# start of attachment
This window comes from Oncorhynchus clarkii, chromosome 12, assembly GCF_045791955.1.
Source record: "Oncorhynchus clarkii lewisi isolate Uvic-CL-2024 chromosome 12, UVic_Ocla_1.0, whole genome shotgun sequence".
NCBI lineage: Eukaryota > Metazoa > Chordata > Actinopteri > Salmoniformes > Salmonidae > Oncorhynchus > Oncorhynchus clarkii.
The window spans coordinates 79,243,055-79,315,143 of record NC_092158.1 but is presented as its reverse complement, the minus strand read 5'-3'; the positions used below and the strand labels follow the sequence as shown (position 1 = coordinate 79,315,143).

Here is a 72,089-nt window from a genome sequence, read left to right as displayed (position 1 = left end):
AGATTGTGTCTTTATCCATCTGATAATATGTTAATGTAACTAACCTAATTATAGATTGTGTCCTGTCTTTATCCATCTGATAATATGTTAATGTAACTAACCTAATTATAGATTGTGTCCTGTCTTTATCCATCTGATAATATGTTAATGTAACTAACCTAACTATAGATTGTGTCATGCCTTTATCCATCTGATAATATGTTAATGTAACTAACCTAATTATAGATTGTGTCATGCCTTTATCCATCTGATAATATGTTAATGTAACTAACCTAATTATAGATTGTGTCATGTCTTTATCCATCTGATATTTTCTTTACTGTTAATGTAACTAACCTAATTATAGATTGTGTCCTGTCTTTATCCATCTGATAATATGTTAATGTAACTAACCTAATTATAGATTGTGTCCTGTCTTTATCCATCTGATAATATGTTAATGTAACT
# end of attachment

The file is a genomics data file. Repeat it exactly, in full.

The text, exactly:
This window comes from Oncorhynchus clarkii, chromosome 12, assembly GCF_045791955.1.
Source record: "Oncorhynchus clarkii lewisi isolate Uvic-CL-2024 chromosome 12, UVic_Ocla_1.0, whole genome shotgun sequence".
NCBI lineage: Eukaryota > Metazoa > Chordata > Actinopteri > Salmoniformes > Salmonidae > Oncorhynchus > Oncorhynchus clarkii.
The window spans coordinates 79,243,055-79,315,143 of record NC_092158.1 but is presented as its reverse complement, the minus strand read 5'-3'; the positions used below and the strand labels follow the sequence as shown (position 1 = coordinate 79,315,143).

Here is a 72,089-nt window from a genome sequence, read left to right as displayed (position 1 = left end):
AGATTGTGTCTTTATCCATCTGATAATATGTTAATGTAACTAACCTAATTATAGATTGTGTCCTGTCTTTATCCATCTGATAATATGTTAATGTAACTAACCTAATTATAGATTGTGTCCTGTCTTTATCCATCTGATAATATGTTAATGTAACTAACCTAACTATAGATTGTGTCATGCCTTTATCCATCTGATAATATGTTAATGTAACTAACCTAATTATAGATTGTGTCATGCCTTTATCCATCTGATAATATGTTAATGTAACTAACCTAATTATAGATTGTGTCATGTCTTTATCCATCTGATATTTTCTTTACTGTTAATGTAACTAACCTAATTATAGATTGTGTCCTGTCTTTATCCATCTGATAATATGTTAATGTAACTAACCTAATTATAGATTGTGTCCTGTCTTTATCCATCTGATAATATGTTAATGTAACT